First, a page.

One in five women is sexually assaulted while in college.1
In 2014, the White House Task Force to Protect Students from Sexual Assault issued a mandate to strengthen federal enforcement efforts and provide schools with additional tools to combat sexual assault on their campuses.2 It launched the web site notalone.gov to make enforcement data public and provide accessible resources to students and schools.
How can you respond to the challenge? Participate in the April observance of Sexual Assault Awareness Month (SAAM). Coordinated by the Enola, PA-based National Sexual Violence Resource Center, the 2015 observance is centered on campus sexual assault. The theme is “Safer Campuses. Brighter Futures. Prevent Sexual Violence.”
The 2015 SAAM campaign will serve as a toolkit for community advocates, campus personnel, students, and allies, says Laura Palumbo, prevention campaign specialist at the National Sexual Violence Resource Center. (Visit the observance’s dedicated web site, http://bit.ly/1lA4Lgd, for campaign resources, graphics, and other free material.)
Healthcare providers have a unique and important role to play in sexual assault prevention and response on college campuses, says Virginia Duplessis, MSW, a senior program manager for Futures Without Violence, with headquarters in San Francisco. The nonprofit organization works to end violence against women and children around the world. It launched a social action campaign, “The OTHER Freshman 15,” in September 2014 to elevate awareness of sexual assault at colleges across the country. (Visit the dedicated web site at http://bit.ly/1zudHWV.) The “Other Freshman 15” refers to the fact that the first 15 weeks of college can be the riskiest for sexual assault.
“Because experiencing sexual assault can have significant, long-term health effects, it is important to address it in the clinical setting,” says Duplessis. “Providers do not have to be ‘experts’ on sexual assault to recognize and help patients. There are simple strategies they can incorporate into their practice.”
Research demonstrates that women who talk to their providers about their experiences of violence are much more likely to use an intervention, whether it’s calling a hotline, seeking counseling, or pursuing legal options,3 Duplessis states.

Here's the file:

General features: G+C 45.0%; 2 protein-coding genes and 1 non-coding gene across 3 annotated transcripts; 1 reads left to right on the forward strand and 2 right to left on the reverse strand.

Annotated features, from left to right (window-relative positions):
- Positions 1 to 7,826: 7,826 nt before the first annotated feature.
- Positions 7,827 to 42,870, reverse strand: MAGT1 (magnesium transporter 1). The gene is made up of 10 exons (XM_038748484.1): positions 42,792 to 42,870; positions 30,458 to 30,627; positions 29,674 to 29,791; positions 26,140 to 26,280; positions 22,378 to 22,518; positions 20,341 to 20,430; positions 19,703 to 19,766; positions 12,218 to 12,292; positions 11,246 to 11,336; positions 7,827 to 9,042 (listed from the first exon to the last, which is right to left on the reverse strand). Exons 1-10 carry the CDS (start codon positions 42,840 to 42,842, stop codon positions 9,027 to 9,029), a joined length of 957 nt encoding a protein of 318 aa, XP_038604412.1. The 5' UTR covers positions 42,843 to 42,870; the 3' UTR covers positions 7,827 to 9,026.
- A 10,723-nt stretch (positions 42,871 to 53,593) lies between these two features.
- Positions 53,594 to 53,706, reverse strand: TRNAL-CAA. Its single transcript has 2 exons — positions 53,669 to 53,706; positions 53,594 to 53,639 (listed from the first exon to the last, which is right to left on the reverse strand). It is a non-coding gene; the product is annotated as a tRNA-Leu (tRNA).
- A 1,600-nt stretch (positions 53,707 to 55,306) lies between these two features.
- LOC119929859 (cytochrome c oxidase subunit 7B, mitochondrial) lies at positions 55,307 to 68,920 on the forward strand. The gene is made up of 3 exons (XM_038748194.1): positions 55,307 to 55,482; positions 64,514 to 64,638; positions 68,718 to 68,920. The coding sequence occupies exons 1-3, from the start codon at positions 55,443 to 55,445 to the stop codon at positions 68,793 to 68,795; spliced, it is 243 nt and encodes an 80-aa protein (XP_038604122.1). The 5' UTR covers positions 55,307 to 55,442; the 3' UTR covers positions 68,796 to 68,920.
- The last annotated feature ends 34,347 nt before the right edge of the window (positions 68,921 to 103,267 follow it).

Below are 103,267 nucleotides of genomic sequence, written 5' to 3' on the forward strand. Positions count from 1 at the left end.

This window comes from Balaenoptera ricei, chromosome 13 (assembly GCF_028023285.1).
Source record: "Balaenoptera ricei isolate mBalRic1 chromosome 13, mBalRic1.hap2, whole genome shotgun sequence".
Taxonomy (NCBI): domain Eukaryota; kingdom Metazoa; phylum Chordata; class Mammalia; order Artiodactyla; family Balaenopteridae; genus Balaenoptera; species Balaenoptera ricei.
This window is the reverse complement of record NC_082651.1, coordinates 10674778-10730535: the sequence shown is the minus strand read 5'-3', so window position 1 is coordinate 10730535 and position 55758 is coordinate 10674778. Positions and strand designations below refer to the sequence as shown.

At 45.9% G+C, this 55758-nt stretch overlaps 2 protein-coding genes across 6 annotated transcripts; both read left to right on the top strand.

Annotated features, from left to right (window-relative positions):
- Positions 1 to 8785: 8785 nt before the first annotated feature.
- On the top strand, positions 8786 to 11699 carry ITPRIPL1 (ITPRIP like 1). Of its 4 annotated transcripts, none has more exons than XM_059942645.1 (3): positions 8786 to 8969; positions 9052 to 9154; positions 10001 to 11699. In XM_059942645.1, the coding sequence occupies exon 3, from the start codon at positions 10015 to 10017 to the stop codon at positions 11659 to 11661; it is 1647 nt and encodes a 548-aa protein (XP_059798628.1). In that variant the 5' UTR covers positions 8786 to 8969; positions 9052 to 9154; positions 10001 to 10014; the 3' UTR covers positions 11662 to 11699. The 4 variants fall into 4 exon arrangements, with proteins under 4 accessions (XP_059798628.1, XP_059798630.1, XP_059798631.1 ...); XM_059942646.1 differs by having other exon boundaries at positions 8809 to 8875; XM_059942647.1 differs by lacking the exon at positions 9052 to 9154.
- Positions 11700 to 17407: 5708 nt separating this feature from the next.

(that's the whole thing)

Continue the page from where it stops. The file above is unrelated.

Healthcare providers have an opportunity to provide anticipatory guidance on healthy relationships, consensual sexual activity, and bystander interventions aimed at prevention, notes Duplessis. By bringing up the topic, providers also are letting patients know that their clinical setting is a safe space to talk about sexual assault, if the need arises in the future. It is also a way to get information about the local community resources into the hands of students who might not disclose a sexual assault, but who might benefit from having access to those services, she states.
“In the aftermath of an assault, survivors are more likely to seek medical care than to contact a rape crisis counselor, call the police, or access other supportive services, observes Duplessis. “Healthcare providers obviously have a role to play in providing needed medical care, including emergency contraception, sexually transmitted infection testing, and pregnancy testing, but just as importantly they can let survivors know that they are not alone, that the assault was not their fault, and that there is help available.”
Making a warm referral to local community resources, such as the rape crisis center or campus safety office, reduces survivors’ isolation and increases patients’ access to long-term support services, says Duplessis.
To improve the response to and prevention of sexual violence, providers need to enhance their ability to identify risk factors for victimization or perpetration. To develop protocols and practice comprehensive assessments of patients for sexual violence, clinicians can use the National Sexual Violence Resource Center’s 2011 resource, “Assessing Patients for Sexual Violence: A Guide for Health Care Providers.” (Download a free copy at http://bit.ly/1IC0VvT).
Enhance your services for early identification of risk factors for victimization or perpetration, says Palumbo. Risk factors that increase one’s risk of committing rape include using alcohol, lacking inhibitions to suppress associations between sex and aggression, holding attitudes and beliefs that are supportive of sexual violence, associating with sexually aggressive peers, and having experienced abuse as a child, Palumbo notes. Refer patients to local organizations and programs to address these risk factors. (The Centers for Disease Control and Prevention offers a free educational fact sheet, Understanding Sexual Violence. Download it at http://1.usa.gov/1vWKruj.)
Futures Without Violence has developed a sexual assault safety card for use in college health settings, says Duplessis. Designed for college-age women and men, the card details the high prevalence of sexual assaults on campus, defines consent, and offers strategies about how to increase personal safety and prevent sexual assault. It can be downloaded at http://bit.ly/1CqLDGE.
Krebs CP, Lindquist CH, Warner TD, et al. College women’s experiences with physically forced, alcohol- or other drug-enabled, and drug-facilitated sexual assault before and since entering college. J Am Coll Health 2009; 57(6):639-647.
White House Task Force to Protect Students from Sexual Assault (U.S.). Not Alone: The First Report of the White House Task Force to Protect Students From Sexual Assault. Accessed at http://1.usa.gov/1hLUFld.
McCloskey LA, Lichter E, Williams C, et al. Assessing intimate partner violence in health care settings leads to women’s receipt of interventions and improved health. Public Health Reports 2006; 121(4):435-444.